Unfortunately, the HDI does not have a consistent series on the three combined educational levels for 1989-1999: in the first three years it used average years of schooling, but since 1992 it shifted to the school enrollment rate and the two cannot be connected. 8 The last column of Table 2 shows the decline of the combined gross enrollment rate for the three levels of education in 1992-1994, estimated by the HDI, which agree with the figures from Cuba and UNESCO. The HDI, however, shows an enormous jump in the combined rate between 1995 and 1999—from 66% to 76%—in contrast with the official data from Cuba for primary education, which show a decrease from 99.7% to 91.1% (due to its two-third weight, the primary level enrollment variable largely determines the trend of the enrollment variable within the education indicator). There is also a contradiction between the increase in the combined enrollment rate and the decline of the higher education enrollment rate: from 12.7% to 12.4% in 1995- 1997 according to UNESCO. With regard to the secondary enrollment, it is true that there was an increase in 1995-1997, according to UNESCO, but the 1997 level was 10 points below the 1989 level. The HDRO (2002) concurred with this conclusion: “The combined education ratio does not confirm the Cuban official data. This is a very important issue that we are continuously facing.”
In summary, the health care indicator (life expectancy) shows remarkable contradictions that raise doubts about its reliability. Within the education indicator, the literacy variable is rather consistent but cannot explain Cuba’s miraculous jump in the HDI ranking in 1997. Finally, the combined enrollment rate data used in the HDI for the three educational levels conflicts with the official figures from Cuba and UNESCO.
The Questionable Calculations of the Economic Indicator
The economic indicator, which contributes one third to the HDI, is the GDP p/c PPP US$. It is the most complex and difficult to analyze. In 1995 Cuba shifted from the MPS to the SNA, and began publishing GDP adjusted by inflation (with 1981 as the base year) going back to 1985, so that there is a GDP series for 1989-2000. This change corrected some of the explained problems of the MPS (overestimation, underestimation and impossibility of connecting diverse series), but did not solve the adjustment to inflation and the conversion to PPP dollars.
Cuba’s two main statistical agencies (ONE and BCC) have never released information about the way GDP is adjusted to inflation, including the methodology for the elaboration of the consumer price index (CPI), the GDP deflator, the basket of goods and services used to measure inflation, and the weights assigned to price changes of the latter. In addition, after two decades, the year 1981 is still used as the base for the series of GDP in constant prices, in spite of the criticisms made about the anomaly of that year, and the universal practice of periodically updating the base year.9 Moreover, in 1992-1994 inflation escalated (reaching a historical record of 25.7% in 1993), which might have affected the series. Last but not least, the adjustment does not take into account the very high prices of goods sold in state dollar shops, parallel official markets, free agricultural markets and black market. According to a Cuban estimate, the CPI increased 1,552% in those markets in 1989-1993 (CIEM 2000) and therefore inflation must have been much higher than the official estimates.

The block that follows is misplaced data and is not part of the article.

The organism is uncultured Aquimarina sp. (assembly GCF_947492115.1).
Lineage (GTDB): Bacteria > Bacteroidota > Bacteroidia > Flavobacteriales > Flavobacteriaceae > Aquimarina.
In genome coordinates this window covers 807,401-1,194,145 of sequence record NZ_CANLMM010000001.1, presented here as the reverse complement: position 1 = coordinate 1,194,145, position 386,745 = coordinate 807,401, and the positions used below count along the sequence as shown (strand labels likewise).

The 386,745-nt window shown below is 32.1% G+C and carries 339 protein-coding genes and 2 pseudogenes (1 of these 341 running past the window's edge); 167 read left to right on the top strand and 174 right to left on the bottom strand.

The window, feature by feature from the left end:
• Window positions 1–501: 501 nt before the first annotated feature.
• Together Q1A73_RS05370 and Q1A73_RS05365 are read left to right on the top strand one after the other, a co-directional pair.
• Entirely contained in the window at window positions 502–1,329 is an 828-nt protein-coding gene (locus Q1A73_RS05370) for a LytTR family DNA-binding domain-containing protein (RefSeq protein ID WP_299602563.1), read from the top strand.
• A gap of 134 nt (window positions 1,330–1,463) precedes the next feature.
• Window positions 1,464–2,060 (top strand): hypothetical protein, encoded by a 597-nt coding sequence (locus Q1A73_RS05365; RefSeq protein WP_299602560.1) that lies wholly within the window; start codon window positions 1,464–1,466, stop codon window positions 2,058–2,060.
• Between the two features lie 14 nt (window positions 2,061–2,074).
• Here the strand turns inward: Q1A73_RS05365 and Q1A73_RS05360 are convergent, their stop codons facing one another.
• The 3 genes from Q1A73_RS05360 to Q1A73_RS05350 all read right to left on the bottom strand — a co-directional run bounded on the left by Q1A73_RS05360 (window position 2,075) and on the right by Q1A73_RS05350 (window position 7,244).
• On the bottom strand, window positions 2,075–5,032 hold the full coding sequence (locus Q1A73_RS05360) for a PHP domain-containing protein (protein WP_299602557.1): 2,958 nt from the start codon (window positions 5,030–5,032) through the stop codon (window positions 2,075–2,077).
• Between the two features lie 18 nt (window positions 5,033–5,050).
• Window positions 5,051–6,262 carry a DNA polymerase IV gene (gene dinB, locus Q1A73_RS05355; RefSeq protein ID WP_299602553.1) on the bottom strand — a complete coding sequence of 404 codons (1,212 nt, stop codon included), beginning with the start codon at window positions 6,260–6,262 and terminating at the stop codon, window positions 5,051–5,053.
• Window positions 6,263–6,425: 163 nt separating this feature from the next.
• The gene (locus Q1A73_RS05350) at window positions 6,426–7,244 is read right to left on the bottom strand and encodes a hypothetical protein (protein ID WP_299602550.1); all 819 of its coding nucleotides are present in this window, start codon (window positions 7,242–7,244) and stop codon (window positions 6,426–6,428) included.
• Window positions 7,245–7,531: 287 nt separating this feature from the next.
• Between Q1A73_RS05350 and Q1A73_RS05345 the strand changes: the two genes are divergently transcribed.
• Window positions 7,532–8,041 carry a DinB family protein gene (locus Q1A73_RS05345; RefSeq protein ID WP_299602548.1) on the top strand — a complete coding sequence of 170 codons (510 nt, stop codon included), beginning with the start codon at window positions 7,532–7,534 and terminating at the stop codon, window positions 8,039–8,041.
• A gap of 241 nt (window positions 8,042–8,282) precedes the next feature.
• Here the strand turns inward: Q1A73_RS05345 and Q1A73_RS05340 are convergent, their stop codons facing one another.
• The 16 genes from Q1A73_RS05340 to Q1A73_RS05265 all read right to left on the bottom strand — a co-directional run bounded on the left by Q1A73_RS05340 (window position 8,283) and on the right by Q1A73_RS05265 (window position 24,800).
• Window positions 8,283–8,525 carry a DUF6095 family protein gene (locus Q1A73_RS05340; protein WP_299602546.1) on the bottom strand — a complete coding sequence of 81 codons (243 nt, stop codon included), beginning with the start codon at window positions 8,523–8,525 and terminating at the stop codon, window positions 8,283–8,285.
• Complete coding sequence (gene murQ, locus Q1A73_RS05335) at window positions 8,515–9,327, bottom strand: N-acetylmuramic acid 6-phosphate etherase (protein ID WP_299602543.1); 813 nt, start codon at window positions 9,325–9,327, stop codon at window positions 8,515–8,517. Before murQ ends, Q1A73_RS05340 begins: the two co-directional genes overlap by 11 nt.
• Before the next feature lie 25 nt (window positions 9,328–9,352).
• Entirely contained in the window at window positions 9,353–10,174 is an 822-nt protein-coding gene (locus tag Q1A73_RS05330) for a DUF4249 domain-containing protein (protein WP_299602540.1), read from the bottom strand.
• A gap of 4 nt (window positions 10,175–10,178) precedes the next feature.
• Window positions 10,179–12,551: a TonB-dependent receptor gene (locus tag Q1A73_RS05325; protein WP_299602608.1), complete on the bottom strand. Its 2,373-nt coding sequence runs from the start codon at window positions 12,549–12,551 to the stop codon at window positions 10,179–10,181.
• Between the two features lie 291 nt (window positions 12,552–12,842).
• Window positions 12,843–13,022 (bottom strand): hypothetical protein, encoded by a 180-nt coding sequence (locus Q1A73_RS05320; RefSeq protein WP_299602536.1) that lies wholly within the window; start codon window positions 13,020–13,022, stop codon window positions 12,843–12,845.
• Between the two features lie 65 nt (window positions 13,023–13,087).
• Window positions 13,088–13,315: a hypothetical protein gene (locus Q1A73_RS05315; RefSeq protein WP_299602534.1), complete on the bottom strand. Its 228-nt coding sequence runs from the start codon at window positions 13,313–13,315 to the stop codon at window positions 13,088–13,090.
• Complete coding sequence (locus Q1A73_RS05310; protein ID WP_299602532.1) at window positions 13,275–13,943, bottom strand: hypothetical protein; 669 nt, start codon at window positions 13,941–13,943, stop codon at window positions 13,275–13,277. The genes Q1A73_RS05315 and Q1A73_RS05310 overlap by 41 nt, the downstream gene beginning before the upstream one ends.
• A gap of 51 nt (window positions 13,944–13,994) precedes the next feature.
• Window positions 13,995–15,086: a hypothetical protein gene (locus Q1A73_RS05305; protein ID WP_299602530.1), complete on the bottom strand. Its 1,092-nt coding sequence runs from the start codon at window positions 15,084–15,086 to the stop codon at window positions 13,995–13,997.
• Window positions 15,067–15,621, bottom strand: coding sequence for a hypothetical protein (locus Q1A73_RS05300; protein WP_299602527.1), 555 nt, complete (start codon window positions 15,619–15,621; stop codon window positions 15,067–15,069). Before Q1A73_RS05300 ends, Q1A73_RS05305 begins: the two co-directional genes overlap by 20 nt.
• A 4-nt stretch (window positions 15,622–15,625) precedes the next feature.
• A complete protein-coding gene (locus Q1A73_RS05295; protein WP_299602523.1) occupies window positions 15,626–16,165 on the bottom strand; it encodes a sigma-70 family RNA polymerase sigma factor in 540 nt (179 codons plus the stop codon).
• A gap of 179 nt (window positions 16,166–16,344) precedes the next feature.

With regard to the conversion from peso to dollars, Cuba’s official exchange rate is one peso for one dollar, but the exchange rate in the black market reached 95 pesos for one dollar in 1994, while the state exchange agencies (CADECA) established in 1995 paid 32 pesos for one dollar in that year and 21 pesos in 1998 (see Table 3, last column). The worst problem is how to calculate the purchasing power parity (PPP) of the peso, since Cuba does not publish the statistics that are necessary to estimate such value. It should be noted that Investigación sobre desarrollo humano y equidad en Cuba 1999, a long and impressive study on human development made in Cuba under UNDP sponsorship, simply reproduced the HDI figures, and did not explain how Cuba’s GDP p/c PPP US$ was estimated (CIEM 2000).
In conclusion, based on the discussion above and my experience accumulated over 40 years of studying and analyzing Cuban statistics (see Mesa-Lago 2001a), I believe that it is impossible to estimate Cuba’s GDP p/c PPP US$. So, how did the HDI calculate it?